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Publication numberUS1725334 A
Publication typeGrant
Publication dateAug 20, 1929
Filing dateSep 17, 1927
Priority dateSep 17, 1927
Publication numberUS 1725334 A, US 1725334A, US-A-1725334, US1725334 A, US1725334A
InventorsBrannock Charles F
Original AssigneeBrannock Charles F
Export CitationBiBTeX, EndNote, RefMan
External Links: USPTO, USPTO Assignment, Espacenet
Foot-measuring instrument
US 1725334 A
Abstract  available in
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Claims  available in
Description  (OCR text may contain errors)

Aug. 20, 1929.

c. F. BRANNOCK 1,725,334

FOOT IEASURING INSTRUMENT Filed Sept. 17, 1927 VENTOR; v

A TT ORNE Y.

Patented Aug. 20, 1929.

UNITED STATES 'OHABLES I. BBLHNOCK, OI SYRACUSE, NEW YORK.

I FOOT-MEASURING INSTRUMENT.

Application med September 17, 1921. semi No. aaopsa.

This invention relates to foot measuring instruments for fitting shoes and has for its object an adjustable ball oint abutment having means by which it can be accurately set to find the exact center of the ball joint and a pointer movable along a scale for indicating-the exact length of the foot from heel to ball joint.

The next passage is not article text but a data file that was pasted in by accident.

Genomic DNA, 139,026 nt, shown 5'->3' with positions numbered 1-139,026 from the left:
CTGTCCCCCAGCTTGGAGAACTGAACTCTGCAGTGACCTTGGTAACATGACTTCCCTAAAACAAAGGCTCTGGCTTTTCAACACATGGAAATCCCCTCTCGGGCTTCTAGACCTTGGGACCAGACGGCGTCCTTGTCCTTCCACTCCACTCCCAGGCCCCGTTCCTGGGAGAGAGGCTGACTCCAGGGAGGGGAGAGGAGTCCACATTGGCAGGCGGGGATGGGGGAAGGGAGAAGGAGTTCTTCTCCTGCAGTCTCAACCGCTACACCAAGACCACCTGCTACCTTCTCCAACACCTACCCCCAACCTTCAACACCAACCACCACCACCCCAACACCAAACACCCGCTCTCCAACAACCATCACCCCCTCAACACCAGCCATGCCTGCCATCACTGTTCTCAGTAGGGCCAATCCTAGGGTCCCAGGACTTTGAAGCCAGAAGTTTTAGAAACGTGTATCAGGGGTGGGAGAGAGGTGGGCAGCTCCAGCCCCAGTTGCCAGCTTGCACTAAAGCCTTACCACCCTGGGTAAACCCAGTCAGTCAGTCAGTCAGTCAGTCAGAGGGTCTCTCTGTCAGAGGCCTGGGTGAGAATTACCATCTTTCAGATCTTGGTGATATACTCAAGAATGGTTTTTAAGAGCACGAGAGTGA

The invention consists in the novel fea- 1 tures and in the combinations and constructions hereinafter setforth andclaimed.

In describing this invention,reference is:

had to the accompanying drawings in which like characters designate corresponding parts in all the views. v

Figure l'is a plan view of a foot measuring instrument embodying my invention.

Figure 2 is an inner face view of the ball joint abutment.

Figure 3 is a sectional view on line 33, Figure 1.

This instrument comprises generally a base having a heel abutment, a ball joint abutment adjustable along the base and 2 formed with a pocket for receiving the ball joint of the foot and means designed to find the exact center of the ball joint, the ball joint abutment having an'indicator movable along a length scale rovided on the base to 30 indicate the length the shoe required. I

I'have here shown my invention as embodied in a single instrument for measuring both the right and the left feet.

1 designates the base which is a plate and 2 the heel abutment and as this instrument is designed to measure both right and left feet, there are two heel abutments arranged opposite to each other.

3 is the ball joint abutment slidable along the base plate, it being here shown as having ashank 4 extending through a guide slot 5 in the base and frictionally held in any adjusted position b a fiat or leaf spring 6 sliding on the un er face of the plate on opposite sides of the slot, the spring being secured to the abutment by a screw 7 and held from turning by a pin 8 extending from the abutment through a hole in the spring.